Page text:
Location: Tucson, AZ
Posts: 3011


What, me worry?




Ignore
« Reply #36 on: March 28, 2013, 06:54:19 PM »

Anders;

Most race car and aircraft builders who use chrome- moly tubing use it in "Condition N", normalized. The weldment doesn't need to be heat- treated if it is welded properly. Gas welding spreads the heat over a wider area so the joint has less built- in stress than a TIG weld. TIG is fine, though, if it is carefully done.

That's an interesting project you have there.

Regards, Neil  Tucson, AZ
Logged

Regards, Neil  Tucson, AZ
Crackerman
Full Member
***
Offline Offline

Location: Alvord, Tx
Posts: 182




Ignore
« Reply #37 on: March 28, 2013, 09:41:07 PM »

Dont be afraid to weld, cut, break a few test coupons. It will tell you alot about the condition you leave a weld joint. If the parent metal lets go, or the weld does.
Logged
Mobacken Racing
Sr. Member
****
Offline Offline

Age: 36
Location: Östersund - Sweden
Posts: 808


Turbine junkie


WWW

Ignore
« Reply #38 on: March 29, 2013, 03:17:00 AM »

the salt is going to get in places you didn't even know you had.
it will be everywhere. it's in the air.

keep the intakes plugged until you run.

it's been going on for over 60 years and the mill will survive.

Ok, so it is like fine dust blowing around?

What about during the run, some turbo vehicles run filterless with the intake high up in front. Are they still ingesting salt or is the air there free from particles? The compressor would show signs of wear on the inducer edges very soon if salt is present in the air.
Logged
Mobacken Racing
Sr. Member
****
Offline Offline

Age: 36
Location: Östersund - Sweden
Posts: 808


Turbine junkie


WWW

Ignore
« Reply #39 on: March 29, 2013, 03:20:46 AM »

Anders;

Most race car and aircraft builders who use chrome- moly tubing use it in "Condition N", normalized. The weldment doesn't need to be heat- treated if it is welded properly. Gas welding spreads the heat over a wider area so the joint has less built- in stress than a TIG weld. TIG is fine, though, if it is carefully done.

That's an interesting project you have there.

Regards, Neil  Tucson, AZ

Early CrMo dragrace frames were soldered and that seems to work as well, I´ll show the frame to my frame building friend and stop worrying about it.

Thanks! smiley
Logged
Mobacken Racing
Sr. Member
****
Offline Offline

Age: 36
Location: Östersund - Sweden
Posts: 808


Turbine junkie


WWW

Ignore
« Reply #40 on: March 29, 2013, 03:21:44 AM »

Dont be afraid to weld, cut, break a few test coupons. It will tell you alot about the condition you leave a weld joint. If the parent metal lets go, or the weld does.

That is a good idea, never hurts to do some tests to see how much heat is needed to weaken the surrounding metal.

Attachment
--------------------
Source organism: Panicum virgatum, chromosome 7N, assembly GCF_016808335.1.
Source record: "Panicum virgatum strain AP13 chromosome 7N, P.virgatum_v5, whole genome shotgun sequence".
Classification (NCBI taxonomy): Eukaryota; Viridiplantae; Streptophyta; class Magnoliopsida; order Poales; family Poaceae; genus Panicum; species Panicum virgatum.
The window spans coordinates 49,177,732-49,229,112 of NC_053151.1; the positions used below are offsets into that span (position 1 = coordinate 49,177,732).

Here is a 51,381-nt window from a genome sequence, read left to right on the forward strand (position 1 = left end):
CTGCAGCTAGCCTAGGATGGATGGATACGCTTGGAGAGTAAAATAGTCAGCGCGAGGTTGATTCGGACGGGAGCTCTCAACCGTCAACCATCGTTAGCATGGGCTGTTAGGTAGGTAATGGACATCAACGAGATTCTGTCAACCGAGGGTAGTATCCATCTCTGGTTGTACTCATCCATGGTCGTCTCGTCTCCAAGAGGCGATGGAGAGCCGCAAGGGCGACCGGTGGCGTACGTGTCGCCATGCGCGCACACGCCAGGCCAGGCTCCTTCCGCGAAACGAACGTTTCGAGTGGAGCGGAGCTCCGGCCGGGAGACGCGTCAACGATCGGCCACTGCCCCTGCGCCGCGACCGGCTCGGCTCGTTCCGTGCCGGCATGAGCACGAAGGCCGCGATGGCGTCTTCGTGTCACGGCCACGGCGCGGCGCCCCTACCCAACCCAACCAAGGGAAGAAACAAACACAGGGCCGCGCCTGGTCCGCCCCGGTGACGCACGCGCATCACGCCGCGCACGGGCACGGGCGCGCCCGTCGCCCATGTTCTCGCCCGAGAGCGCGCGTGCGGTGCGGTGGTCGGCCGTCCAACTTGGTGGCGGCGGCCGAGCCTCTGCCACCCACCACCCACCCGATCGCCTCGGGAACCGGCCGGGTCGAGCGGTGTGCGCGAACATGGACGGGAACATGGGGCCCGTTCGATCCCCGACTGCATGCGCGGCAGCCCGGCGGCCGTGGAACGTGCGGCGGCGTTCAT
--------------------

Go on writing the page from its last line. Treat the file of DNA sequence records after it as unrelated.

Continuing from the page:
Logged
manta22
Hero Member
*****
Online Online

Age: 79
Location: Tucson, AZ
Posts: 3011


What, me worry?




Ignore
« Reply #41 on: March 29, 2013, 10:47:07 AM »

"Early CrMo dragrace frames were soldered and that seems to work as well, I´ll show the frame to my frame building friend and stop worrying about it. "

Anders;

I think you might mean "Brazed"....ordinary lead/tin soft solder is nowhere near strong enough for structures.

Regards, Neil  Tucson, AZ
Logged

Regards, Neil  Tucson, AZ
Mobacken Racing
Sr. Member
****
Offline Offline

Age: 36
Location: Östersund - Sweden
Posts: 808


Turbine junkie


WWW

Ignore
« Reply #42 on: March 29, 2013, 12:56:06 PM »

"Early CrMo dragrace frames were soldered and that seems to work as well, I´ll show the frame to my frame building friend and stop worrying about it. "

Anders;

I think you might mean "Brazed"....ordinary lead/tin soft solder is nowhere near strong enough for structures.

Regards, Neil  Tucson, AZ


Hi Neil,

Of course, here in Sweden we call it hard soldering so I simply used the wrong word.
Logged
maj
Sr. Member
****
Offline Offline

Age: 54
Location: Vic Australia
Posts: 650





Ignore
« Reply #43 on: March 29, 2013, 03:04:02 PM »

Part of the international flavor of this group, we get to know all the different words and spellings

I find myself spelling things differently here than an Australian forum

The salt is often slightly damp, but with a sometimes dusty surface , depending on traffic etc

we get very little salt in the bikes with front air intake , much less than the turbo with low intake and filter
 but still see signs of minor tip wear over over a couple of yrs, not sure if the foam rubber seal at the turbo intake is 100% either
potentially this is more of an issue than front air with a good front fender   
Logged
Crackerman
Full Member
***
Offline Offline

Location: Alvord, Tx
Posts: 182




Ignore
« Reply #44 on: March 29, 2013, 03:39:46 PM »

I thought the grain structure was too tight to properly braze, weakening the parent metal dramatically, making it very brittle? Or an I thinking of the wrong metal?
Logged
Pages: 1 2 [3] 4 5 6 7 8 9 10 11 12 13 14 15 16 17 18 19 20 21 22 23 24 25 26 27 28 29 30 31 32 33 ... 117   Go Up
  Print  
 
Jump to:  

Powered by MySQL Powered by PHP Powered by SMF 1.1.21 | SMF © 2015, Simple Machines
Simple Audio Video Embedder
Valid XHTML 1.0! Valid CSS!


Google visited last this page June 23, 2017, 05:15:51 PM